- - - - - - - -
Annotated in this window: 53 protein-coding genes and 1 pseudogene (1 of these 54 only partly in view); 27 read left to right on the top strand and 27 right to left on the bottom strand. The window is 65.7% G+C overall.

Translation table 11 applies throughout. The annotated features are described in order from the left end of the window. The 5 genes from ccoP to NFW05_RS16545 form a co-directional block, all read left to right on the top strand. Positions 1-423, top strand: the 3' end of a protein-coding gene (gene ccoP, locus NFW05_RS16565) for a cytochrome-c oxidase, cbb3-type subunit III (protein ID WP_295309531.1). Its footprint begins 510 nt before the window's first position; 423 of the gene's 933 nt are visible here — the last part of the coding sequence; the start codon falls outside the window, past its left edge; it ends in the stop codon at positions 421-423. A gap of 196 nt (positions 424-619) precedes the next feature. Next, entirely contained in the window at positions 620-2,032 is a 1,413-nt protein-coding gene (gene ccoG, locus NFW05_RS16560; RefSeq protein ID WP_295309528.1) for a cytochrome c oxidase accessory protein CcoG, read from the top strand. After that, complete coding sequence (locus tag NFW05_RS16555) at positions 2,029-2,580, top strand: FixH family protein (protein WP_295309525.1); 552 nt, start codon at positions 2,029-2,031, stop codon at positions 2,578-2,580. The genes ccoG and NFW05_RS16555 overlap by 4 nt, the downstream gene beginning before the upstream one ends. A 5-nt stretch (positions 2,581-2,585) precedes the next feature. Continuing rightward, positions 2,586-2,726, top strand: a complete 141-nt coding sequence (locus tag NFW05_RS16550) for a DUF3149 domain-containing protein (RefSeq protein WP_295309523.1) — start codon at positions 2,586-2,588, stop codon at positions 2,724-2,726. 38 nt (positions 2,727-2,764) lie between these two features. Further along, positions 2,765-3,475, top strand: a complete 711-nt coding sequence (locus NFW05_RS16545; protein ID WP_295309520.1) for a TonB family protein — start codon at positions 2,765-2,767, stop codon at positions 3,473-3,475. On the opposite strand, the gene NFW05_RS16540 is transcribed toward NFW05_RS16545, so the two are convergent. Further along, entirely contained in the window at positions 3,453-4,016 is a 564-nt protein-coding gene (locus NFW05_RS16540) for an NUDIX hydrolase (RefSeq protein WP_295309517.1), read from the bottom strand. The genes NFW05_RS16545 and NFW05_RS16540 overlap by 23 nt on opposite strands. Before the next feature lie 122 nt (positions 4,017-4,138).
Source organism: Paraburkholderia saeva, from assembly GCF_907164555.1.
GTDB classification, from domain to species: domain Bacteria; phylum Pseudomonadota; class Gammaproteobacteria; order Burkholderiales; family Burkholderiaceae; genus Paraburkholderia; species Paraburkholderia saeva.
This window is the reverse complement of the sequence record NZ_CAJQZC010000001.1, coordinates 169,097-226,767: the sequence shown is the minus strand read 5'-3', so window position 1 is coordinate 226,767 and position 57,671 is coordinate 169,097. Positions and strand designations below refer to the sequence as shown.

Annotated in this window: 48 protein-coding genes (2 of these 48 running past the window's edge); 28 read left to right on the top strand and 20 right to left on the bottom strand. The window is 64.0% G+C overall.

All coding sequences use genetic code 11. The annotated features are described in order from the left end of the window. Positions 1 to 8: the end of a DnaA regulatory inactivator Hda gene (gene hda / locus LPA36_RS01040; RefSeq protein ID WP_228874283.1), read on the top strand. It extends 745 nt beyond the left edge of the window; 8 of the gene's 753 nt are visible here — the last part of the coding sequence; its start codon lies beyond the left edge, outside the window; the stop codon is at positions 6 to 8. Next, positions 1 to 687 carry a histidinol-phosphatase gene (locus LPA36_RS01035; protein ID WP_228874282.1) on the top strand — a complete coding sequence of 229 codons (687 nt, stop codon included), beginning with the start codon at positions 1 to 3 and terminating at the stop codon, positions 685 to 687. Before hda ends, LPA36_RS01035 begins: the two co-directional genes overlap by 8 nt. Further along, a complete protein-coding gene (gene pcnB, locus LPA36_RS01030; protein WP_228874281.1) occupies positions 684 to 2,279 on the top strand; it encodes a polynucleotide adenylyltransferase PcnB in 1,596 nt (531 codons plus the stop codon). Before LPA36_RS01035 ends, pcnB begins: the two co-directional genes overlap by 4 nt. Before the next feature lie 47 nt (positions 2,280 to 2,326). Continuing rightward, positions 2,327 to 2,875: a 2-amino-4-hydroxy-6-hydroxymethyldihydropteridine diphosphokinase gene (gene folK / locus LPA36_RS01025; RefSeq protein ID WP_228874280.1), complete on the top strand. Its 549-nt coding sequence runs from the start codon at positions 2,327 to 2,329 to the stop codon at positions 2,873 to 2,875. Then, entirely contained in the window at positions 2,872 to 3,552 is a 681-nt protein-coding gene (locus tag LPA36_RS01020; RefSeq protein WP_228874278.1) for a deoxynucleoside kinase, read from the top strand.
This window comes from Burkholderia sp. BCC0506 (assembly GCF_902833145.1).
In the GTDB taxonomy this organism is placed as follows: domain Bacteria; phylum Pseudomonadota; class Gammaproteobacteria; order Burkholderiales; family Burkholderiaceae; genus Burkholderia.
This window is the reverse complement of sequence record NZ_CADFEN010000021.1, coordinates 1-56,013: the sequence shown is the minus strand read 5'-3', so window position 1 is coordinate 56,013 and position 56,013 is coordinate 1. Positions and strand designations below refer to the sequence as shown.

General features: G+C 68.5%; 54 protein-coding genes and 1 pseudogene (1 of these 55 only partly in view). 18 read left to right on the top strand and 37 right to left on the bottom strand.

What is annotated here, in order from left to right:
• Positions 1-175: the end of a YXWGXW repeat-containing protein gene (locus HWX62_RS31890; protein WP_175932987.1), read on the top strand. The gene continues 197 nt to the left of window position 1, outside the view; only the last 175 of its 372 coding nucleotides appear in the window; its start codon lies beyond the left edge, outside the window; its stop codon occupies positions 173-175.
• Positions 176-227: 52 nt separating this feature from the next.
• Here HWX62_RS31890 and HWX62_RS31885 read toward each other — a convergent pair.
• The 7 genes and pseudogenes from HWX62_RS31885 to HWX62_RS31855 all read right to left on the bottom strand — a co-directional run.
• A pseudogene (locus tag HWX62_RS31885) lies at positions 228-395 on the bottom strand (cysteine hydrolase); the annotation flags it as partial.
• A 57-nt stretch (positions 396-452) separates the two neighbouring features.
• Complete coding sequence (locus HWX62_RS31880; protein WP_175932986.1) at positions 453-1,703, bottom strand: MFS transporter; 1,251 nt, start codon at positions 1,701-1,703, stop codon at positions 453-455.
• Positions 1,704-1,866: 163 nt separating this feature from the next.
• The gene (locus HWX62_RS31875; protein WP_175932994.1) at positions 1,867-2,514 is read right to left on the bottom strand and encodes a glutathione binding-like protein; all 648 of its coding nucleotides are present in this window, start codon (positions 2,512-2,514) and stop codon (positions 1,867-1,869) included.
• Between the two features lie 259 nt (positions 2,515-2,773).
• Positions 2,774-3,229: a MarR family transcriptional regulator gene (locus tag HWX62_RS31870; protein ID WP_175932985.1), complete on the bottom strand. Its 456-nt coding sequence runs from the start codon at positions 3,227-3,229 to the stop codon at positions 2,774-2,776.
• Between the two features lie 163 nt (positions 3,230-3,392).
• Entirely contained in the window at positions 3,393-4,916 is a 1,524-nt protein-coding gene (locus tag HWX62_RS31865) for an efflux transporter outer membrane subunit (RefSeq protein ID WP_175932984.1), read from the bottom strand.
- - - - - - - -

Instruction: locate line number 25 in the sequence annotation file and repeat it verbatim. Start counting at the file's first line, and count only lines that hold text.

• Entirely contained in the window at positions 3,393-4,916 is a 1,524-nt protein-coding gene (locus tag HWX62_RS31865) for an efflux transporter outer membrane subunit (RefSeq protein ID WP_175932984.1), read from the bottom strand.